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Here’s how much money candidates for the 7th District have raised so far
Carolyn Bourdeaux 1 021019
Carolyn Bourdeaux, a professor at Georgia State University, catapulted to statewide recognition in 2018 when she came less than 500 votes from defeating incumbent U.S. Rep. Rob Woodall for Georgia's 7th congressional district. Woodall announced that he won't seek re-election in 2020, and Bourdeaux has already announced she'll run again in a race that should gain national attention. - photo by Kelly Whitmire

Carolyn Bourdeaux, the Democratic challenger who pushed U.S. Rep. Rob Woodall to the brink for Georgia’s 7th Congressional District seat in 2018 and is vying for it a second time, has raised more than $350,000 in the first quarter of fundraising, her campaign announced on Wednesday.

The sum came from more than 1,000 individual contributions, according to Bourdeaux’s campaign, including donors from every zip code in the district since she announced in early February that she would run for the seat again in 2020. None of Bourdeaux’s total includes money from corporate PACs, her campaign said.

Bourdeaux outpaced primary challenger Nabilah Islam, who raised more than $100,000 from more than 500 individual contributions since announcing her campaign in late February, according to her campaign.

Nabilah Islam 1 022219
Democrat Nabilah Islam, of Lawrenceville, announced on Wednesday, Feb. 20, 2019, she would run for Georgia's 7th congressional seat in 2020.

Fellow Democratic candidate Marqus Cole hadn’t disclosed his first-quarter fundraising figures as of Wednesday. Candidates are required to file first-quarter fundraising reports to the Federal Election Commission by April 15.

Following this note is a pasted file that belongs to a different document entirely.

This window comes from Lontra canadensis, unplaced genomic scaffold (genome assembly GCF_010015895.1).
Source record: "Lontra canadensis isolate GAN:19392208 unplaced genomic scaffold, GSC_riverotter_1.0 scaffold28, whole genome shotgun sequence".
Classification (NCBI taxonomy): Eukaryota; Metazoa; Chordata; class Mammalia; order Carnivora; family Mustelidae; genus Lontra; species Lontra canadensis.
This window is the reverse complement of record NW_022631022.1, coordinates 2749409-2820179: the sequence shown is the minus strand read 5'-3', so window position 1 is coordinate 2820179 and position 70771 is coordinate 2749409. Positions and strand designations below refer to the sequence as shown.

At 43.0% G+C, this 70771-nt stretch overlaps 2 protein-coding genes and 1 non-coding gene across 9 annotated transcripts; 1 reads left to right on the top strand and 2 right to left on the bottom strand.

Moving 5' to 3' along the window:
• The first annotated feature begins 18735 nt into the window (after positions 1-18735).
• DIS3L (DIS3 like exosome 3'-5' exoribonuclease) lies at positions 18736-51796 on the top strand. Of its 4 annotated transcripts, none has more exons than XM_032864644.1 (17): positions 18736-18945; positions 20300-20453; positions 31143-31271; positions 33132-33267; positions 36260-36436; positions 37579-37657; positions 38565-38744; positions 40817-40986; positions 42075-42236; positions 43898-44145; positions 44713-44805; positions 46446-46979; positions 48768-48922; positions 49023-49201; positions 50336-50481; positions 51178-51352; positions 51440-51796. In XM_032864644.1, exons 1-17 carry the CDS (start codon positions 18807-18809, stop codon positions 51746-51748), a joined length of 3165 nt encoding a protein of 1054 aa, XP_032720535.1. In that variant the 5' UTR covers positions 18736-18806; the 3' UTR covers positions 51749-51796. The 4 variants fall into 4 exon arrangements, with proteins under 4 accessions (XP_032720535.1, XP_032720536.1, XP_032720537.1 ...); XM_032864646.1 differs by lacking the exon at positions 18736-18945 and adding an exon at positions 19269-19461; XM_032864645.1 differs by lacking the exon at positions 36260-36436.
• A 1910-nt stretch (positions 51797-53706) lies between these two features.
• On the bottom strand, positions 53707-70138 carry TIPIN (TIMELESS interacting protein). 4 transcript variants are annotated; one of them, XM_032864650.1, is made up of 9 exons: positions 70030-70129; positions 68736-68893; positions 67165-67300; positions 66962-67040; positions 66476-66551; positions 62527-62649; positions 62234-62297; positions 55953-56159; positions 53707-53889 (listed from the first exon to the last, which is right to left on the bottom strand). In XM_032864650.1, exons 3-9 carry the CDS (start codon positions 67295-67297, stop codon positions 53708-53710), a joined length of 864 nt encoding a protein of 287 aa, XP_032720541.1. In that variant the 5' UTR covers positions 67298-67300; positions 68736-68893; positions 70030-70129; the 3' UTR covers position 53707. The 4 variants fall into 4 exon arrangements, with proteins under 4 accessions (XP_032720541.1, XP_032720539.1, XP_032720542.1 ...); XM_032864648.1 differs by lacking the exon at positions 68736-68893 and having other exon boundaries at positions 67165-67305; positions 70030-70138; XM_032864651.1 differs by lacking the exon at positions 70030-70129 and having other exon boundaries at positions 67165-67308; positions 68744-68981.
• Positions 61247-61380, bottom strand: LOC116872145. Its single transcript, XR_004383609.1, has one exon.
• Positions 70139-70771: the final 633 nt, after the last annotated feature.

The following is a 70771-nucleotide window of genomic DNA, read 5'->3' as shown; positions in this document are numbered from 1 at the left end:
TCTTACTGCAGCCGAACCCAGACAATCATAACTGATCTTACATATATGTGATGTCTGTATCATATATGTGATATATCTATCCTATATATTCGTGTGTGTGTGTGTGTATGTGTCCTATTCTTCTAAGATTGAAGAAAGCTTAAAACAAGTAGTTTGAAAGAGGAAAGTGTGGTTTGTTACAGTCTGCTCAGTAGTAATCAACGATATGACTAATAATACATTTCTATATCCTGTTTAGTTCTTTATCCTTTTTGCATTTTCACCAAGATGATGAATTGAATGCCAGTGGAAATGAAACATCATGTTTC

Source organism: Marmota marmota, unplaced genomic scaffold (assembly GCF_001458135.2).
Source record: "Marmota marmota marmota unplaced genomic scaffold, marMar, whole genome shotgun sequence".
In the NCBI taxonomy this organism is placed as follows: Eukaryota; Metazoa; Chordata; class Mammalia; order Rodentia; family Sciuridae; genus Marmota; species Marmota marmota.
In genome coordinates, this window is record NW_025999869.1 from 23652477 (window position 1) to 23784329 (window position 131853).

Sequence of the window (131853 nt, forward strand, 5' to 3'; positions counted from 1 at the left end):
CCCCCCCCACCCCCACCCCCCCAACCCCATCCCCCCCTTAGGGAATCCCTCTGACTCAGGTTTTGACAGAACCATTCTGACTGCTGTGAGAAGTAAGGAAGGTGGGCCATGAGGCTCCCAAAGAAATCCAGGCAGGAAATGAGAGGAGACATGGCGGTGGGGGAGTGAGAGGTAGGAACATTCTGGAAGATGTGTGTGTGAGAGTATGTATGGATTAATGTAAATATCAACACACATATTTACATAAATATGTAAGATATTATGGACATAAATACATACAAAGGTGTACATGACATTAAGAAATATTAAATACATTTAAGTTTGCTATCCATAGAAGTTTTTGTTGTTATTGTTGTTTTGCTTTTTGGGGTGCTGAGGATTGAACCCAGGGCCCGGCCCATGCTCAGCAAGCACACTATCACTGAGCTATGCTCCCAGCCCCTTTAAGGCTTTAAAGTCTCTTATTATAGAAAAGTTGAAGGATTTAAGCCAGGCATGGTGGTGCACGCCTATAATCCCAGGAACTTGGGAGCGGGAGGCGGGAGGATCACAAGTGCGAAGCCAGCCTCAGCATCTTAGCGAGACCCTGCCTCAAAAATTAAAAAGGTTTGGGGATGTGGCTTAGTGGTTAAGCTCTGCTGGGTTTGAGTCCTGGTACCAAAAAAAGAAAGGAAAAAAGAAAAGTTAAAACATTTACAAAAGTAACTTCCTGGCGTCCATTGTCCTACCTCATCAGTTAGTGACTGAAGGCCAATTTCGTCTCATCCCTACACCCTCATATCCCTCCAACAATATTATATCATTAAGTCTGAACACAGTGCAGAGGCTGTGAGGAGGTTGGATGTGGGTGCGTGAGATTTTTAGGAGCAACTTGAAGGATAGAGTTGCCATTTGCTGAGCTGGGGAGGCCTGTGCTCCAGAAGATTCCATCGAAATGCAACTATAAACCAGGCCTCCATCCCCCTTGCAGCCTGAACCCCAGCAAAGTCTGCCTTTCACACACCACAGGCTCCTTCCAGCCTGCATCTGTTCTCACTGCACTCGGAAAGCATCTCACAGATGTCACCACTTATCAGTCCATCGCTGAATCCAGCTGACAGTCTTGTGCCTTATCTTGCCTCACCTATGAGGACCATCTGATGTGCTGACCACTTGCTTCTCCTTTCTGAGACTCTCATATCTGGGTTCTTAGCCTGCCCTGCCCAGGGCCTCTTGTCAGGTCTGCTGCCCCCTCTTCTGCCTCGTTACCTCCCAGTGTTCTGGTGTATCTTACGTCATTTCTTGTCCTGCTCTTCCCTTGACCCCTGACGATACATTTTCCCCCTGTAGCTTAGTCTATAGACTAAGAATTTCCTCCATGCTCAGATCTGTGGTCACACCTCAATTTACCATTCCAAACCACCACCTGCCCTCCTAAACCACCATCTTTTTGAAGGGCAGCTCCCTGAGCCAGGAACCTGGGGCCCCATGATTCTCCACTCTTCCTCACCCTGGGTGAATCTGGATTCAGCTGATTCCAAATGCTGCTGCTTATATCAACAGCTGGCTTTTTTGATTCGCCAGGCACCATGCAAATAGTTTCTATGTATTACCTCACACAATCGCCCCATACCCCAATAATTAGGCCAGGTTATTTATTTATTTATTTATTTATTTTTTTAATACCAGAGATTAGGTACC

“I’m incredibly grateful to our supporters who have put us in a strong position as we kick off this campaign,” Bourdeaux said in a press release. “Together, we’re sending a strong message that we are tired of partisan divisions and gridlock holding us back, and we’re ready to forge a new path forward to get things done for our communities. We have a long way to go, but is the start of a movement to find the job.”

The race figures to attract national attention in 2020 after Bourdeaux’s near-miss attempt last November. In her first run for office, the Georgia State University professor came 419 votes shy of defeating Woodall, who has held the seat since 2011. The razor-thin margin allowed Bourdeaux to seek a recount under Georgia law, which she eventually lost.

To Democrats, it was a sign that the traditionally-conservative district formed by the majority of Forsyth and Gwinnett counties is part of a recent demographic shift observed in other metro Atlanta suburbs. They hope to follow the 6th District, another longtime Republican stronghold that saw political newcomer Lucy MacBath defeat incumbent Karen Handel in 2018 as part of the Democratic takeover of the House of Representatives.

Democrats are eager for the 2020 rematch, particularly after Woodall announced on Feb. 7 that he would not seek re-election. Within minutes, Bourdeaux she would run again.

Cole, a lawyer from Snellville, had already announced that he would run by then. Islam, a Democratic activist from Lawrenceville, followed on Feb. 20. 

No Republicans have entered the field.